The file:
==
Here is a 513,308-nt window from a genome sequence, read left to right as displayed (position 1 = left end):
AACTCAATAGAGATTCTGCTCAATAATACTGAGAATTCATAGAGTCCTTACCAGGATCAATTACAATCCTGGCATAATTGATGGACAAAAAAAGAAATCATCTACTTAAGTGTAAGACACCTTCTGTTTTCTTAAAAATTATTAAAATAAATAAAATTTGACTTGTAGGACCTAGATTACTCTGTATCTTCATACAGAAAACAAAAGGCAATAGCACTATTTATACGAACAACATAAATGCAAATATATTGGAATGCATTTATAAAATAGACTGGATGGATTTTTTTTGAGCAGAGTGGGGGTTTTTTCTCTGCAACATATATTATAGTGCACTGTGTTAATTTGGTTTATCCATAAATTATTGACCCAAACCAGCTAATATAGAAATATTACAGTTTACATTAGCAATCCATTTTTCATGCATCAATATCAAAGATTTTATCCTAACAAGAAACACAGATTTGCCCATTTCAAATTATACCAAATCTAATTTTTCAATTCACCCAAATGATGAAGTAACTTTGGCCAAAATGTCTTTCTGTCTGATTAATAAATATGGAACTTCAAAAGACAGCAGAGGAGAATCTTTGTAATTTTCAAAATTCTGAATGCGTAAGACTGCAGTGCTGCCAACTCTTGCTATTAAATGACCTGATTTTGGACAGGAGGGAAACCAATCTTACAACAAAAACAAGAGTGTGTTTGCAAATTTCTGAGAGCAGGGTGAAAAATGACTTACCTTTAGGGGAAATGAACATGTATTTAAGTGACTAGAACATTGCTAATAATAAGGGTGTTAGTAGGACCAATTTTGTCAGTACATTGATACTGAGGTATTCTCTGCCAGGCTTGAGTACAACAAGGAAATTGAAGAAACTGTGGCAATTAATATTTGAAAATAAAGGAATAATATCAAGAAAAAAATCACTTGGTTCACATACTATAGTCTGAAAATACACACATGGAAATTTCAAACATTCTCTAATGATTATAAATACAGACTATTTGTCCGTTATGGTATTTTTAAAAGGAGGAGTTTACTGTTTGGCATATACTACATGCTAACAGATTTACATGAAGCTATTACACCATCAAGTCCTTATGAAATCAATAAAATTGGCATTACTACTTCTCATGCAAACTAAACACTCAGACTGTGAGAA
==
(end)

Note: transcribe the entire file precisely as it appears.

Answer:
Here is a 513,308-nt window from a genome sequence, read left to right as displayed (position 1 = left end):
AACTCAATAGAGATTCTGCTCAATAATACTGAGAATTCATAGAGTCCTTACCAGGATCAATTACAATCCTGGCATAATTGATGGACAAAAAAAGAAATCATCTACTTAAGTGTAAGACACCTTCTGTTTTCTTAAAAATTATTAAAATAAATAAAATTTGACTTGTAGGACCTAGATTACTCTGTATCTTCATACAGAAAACAAAAGGCAATAGCACTATTTATACGAACAACATAAATGCAAATATATTGGAATGCATTTATAAAATAGACTGGATGGATTTTTTTTGAGCAGAGTGGGGGTTTTTTCTCTGCAACATATATTATAGTGCACTGTGTTAATTTGGTTTATCCATAAATTATTGACCCAAACCAGCTAATATAGAAATATTACAGTTTACATTAGCAATCCATTTTTCATGCATCAATATCAAAGATTTTATCCTAACAAGAAACACAGATTTGCCCATTTCAAATTATACCAAATCTAATTTTTCAATTCACCCAAATGATGAAGTAACTTTGGCCAAAATGTCTTTCTGTCTGATTAATAAATATGGAACTTCAAAAGACAGCAGAGGAGAATCTTTGTAATTTTCAAAATTCTGAATGCGTAAGACTGCAGTGCTGCCAACTCTTGCTATTAAATGACCTGATTTTGGACAGGAGGGAAACCAATCTTACAACAAAAACAAGAGTGTGTTTGCAAATTTCTGAGAGCAGGGTGAAAAATGACTTACCTTTAGGGGAAATGAACATGTATTTAAGTGACTAGAACATTGCTAATAATAAGGGTGTTAGTAGGACCAATTTTGTCAGTACATTGATACTGAGGTATTCTCTGCCAGGCTTGAGTACAACAAGGAAATTGAAGAAACTGTGGCAATTAATATTTGAAAATAAAGGAATAATATCAAGAAAAAAATCACTTGGTTCACATACTATAGTCTGAAAATACACACATGGAAATTTCAAACATTCTCTAATGATTATAAATACAGACTATTTGTCCGTTATGGTATTTTTAAAAGGAGGAGTTTACTGTTTGGCATATACTACATGCTAACAGATTTACATGAAGCTATTACACCATCAAGTCCTTATGAAATCAATAAAATTGGCATTACTACTTCTCATGCAAACTAAACACTCAGACTGTGAGAA